In Franchising, Trademarks play a vital role in brand identification and uniqueness. Nowadays, trademarks are everywhere. But why do you need to trademark in franchising? We will dive in right away.
“Trademark is a word, phrase, symbol, and/or design that identifies the source of the goods of one party from those of others,” states The United States Patent and Trademark Office (USPTO). With a trademark:
- the brand owner is protected legally,
- The brand earns an organic identity,
Only those brands that are registered with the USPTO, can use the symbol ® in addition to the trademark. Alternatively used symbol TM suggests that although the brand is not registered with USPTO, yet it is protected by the Lanham Act. A trademark restricts other entities from using your trademarked item for their profit. This makes a trademark an important piece of the franchising business. Not only it serves as protection for the franchisor surrounding the brand franchisees onto the system, but they also receive permission to use the trademark.
The franchisor holds all responsibility for the mark and must provide evidence as to its registration. Item thirteen of the Franchise Disclosure Documents mentions its entirety to the franchisee’s trademark rights and how they are entitled to use them. Even for a small business, that is not considering franchising, trademarking should be considered, considering the numerous benefits:
- Trademarking gives the business exclusive rights to use the Mark nationwide,
- It prevents the registration of duplicated Marks, and
- It enables the business owner to bring about a lawsuit to federal court for any individual who transgresses upon their Mark.
How to Legally Protect Trademarks?
Post obtaining a Trademark, the further important step towards securing the business of any infringement, the franchisor needs to register with the USPTO, file a Declaration of Use after five years of registration date, the franchisor must submit it for renewal.
Ownership and Legal rights for a trademark come about through two sources: through actual usage of the trademark, and the rights hence obtained known as a common-law trademark; and through registration with the USPTO and the rights obtained through this usage, known as a federally registered trademark. The latter has a much stronger value in the eyes of trade laws than the former.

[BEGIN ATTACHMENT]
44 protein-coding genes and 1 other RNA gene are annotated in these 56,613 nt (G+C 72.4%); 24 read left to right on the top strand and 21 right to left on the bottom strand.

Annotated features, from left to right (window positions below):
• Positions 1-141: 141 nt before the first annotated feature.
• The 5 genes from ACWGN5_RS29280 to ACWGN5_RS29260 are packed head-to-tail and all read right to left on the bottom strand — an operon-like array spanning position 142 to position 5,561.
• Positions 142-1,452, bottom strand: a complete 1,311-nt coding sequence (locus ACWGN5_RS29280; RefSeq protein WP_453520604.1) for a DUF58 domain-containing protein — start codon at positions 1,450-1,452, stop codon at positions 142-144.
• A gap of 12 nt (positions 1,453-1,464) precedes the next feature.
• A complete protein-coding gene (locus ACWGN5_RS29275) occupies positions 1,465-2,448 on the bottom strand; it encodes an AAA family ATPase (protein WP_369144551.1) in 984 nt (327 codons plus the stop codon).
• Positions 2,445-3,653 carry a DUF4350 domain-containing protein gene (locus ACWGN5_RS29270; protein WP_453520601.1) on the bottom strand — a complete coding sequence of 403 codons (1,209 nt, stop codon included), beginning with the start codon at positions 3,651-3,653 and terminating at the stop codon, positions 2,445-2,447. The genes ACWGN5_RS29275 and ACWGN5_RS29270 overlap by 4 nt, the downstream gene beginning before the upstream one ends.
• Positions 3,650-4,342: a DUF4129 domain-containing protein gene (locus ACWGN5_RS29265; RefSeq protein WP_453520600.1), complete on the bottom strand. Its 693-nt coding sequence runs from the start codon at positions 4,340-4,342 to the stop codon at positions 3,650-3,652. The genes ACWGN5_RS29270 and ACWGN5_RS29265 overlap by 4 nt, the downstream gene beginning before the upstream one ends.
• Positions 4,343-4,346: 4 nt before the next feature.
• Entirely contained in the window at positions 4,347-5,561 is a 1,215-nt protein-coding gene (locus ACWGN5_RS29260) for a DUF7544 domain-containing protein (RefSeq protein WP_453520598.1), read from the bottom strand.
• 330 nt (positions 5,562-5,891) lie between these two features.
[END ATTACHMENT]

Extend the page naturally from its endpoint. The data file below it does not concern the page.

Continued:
Once you have your Mark, to maintain it, you must file a Declaration of Use with the USPTO after five years of your registration date, and every ten years, you must submit an application for renewal. For individuals with prior knowledge and experience surrounding trademarks, this process can be straightforward, in comparison to the difficulties the beginners might be subjected to difficulties. In that case, it is advised that businesses hire a professional to guide them through the entirety of the trademarking process.
Distinguishing the Types of Trademarks and Their Legal Strengths
- Descriptive Trademark
- Arbitrary or Generic Trademark
- Suggestive Trademark
A descriptive trademark, as the name suggests, describes the products that the business sells or the services that the business provides. For example, ‘Refreshing’ might be used for water or beverages.
Trademarks that are generic or arbitrary more likely to be unique and it has nothing to do with the products or the services.
Trademarks that are suggestive fall between descriptive and arbitrary, and are afforded some legal protection.
To conclude, a business owner/ franchisor should know these things about trademarking to avoid getting churned into litigations: registration of a trademark with USPTO, during the early stage of the business, set up research variedly about the trademarks that can be a possible part of their business and lastly, monitoring and policing the trademark and if any infringement occurring in the market. It is also important to understand the legalities involved with the same.
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